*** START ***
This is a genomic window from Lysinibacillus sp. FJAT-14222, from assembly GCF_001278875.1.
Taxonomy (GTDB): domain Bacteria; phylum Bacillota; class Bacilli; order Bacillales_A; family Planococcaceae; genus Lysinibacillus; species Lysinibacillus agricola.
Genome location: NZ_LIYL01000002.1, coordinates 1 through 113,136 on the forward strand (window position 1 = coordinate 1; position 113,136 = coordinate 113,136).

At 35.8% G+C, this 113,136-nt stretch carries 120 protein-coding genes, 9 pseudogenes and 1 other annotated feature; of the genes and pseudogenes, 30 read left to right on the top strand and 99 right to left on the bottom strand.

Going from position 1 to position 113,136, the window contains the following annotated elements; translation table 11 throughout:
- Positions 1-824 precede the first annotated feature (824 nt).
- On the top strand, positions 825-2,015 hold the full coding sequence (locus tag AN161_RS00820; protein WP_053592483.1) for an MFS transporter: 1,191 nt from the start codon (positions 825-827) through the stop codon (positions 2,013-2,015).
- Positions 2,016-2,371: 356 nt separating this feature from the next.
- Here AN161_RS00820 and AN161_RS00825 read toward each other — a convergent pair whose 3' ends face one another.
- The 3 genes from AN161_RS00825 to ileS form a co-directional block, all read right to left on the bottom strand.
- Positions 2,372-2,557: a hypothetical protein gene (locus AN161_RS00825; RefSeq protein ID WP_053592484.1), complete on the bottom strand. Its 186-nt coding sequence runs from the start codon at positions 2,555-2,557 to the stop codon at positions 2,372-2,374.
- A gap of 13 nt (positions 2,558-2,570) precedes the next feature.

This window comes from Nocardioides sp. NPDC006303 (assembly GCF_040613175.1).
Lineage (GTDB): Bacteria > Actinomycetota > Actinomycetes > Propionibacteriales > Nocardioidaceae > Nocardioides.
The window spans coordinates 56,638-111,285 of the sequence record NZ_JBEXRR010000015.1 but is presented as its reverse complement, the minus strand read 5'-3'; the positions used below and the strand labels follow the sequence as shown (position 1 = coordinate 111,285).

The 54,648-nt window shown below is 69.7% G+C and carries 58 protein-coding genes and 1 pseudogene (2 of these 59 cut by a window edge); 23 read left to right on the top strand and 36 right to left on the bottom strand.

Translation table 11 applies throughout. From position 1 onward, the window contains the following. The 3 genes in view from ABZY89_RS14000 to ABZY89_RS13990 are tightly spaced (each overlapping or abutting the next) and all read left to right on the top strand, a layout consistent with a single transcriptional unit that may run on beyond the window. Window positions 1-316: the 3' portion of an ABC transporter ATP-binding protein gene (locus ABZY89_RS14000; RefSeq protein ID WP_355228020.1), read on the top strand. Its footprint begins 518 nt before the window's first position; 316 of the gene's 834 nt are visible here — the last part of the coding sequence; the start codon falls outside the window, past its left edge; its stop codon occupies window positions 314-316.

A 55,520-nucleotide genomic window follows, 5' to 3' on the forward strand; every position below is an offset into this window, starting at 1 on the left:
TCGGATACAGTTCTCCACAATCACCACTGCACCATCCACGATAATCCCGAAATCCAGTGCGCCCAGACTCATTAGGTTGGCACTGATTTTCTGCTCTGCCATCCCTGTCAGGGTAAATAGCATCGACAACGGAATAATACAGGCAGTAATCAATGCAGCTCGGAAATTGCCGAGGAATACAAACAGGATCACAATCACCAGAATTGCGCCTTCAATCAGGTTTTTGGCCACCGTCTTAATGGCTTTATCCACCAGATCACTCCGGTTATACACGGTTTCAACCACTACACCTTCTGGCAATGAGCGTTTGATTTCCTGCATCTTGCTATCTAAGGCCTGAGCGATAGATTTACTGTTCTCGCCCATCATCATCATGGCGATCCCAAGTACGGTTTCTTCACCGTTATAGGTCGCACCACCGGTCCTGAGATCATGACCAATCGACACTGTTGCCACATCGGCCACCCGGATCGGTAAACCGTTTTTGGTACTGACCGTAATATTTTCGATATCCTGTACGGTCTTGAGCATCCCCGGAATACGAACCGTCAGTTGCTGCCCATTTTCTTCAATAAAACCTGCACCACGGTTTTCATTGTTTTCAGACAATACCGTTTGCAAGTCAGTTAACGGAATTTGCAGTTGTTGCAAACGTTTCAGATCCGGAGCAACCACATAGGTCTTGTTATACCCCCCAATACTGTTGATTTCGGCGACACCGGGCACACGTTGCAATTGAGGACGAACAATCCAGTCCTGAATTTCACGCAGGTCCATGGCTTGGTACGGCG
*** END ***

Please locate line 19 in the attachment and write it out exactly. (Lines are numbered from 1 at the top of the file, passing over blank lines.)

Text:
TCGGATACAGTTCTCCACAATCACCACTGCACCATCCACGATAATCCCGAAATCCAGTGCGCCCAGACTCATTAGGTTGGCACTGATTTTCTGCTCTGCCATCCCTGTCAGGGTAAATAGCATCGACAACGGAATAATACAGGCAGTAATCAATGCAGCTCGGAAATTGCCGAGGAATACAAACAGGATCACAATCACCAGAATTGCGCCTTCAATCAGGTTTTTGGCCACCGTCTTAATGGCTTTATCCACCAGATCACTCCGGTTATACACGGTTTCAACCACTACACCTTCTGGCAATGAGCGTTTGATTTCCTGCATCTTGCTATCTAAGGCCTGAGCGATAGATTTACTGTTCTCGCCCATCATCATCATGGCGATCCCAAGTACGGTTTCTTCACCGTTATAGGTCGCACCACCGGTCCTGAGATCATGACCAATCGACACTGTTGCCACATCGGCCACCCGGATCGGTAAACCGTTTTTGGTACTGACCGTAATATTTTCGATATCCTGTACGGTCTTGAGCATCCCCGGAATACGAACCGTCAGTTGCTGCCCATTTTCTTCAATAAAACCTGCACCACGGTTTTCATTGTTTTCAGACAATACCGTTTGCAAGTCAGTTAACGGAATTTGCAGTTGTTGCAAACGTTTCAGATCCGGAGCAACCACATAGGTCTTGTTATACCCCCCAATACTGTTGATTTCGGCGACACCGGGCACACGTTGCAATTGAGGACGAACAATCCAGTCCTGAATTTCACGCAGGTCCATGGCTTGGTACGGCG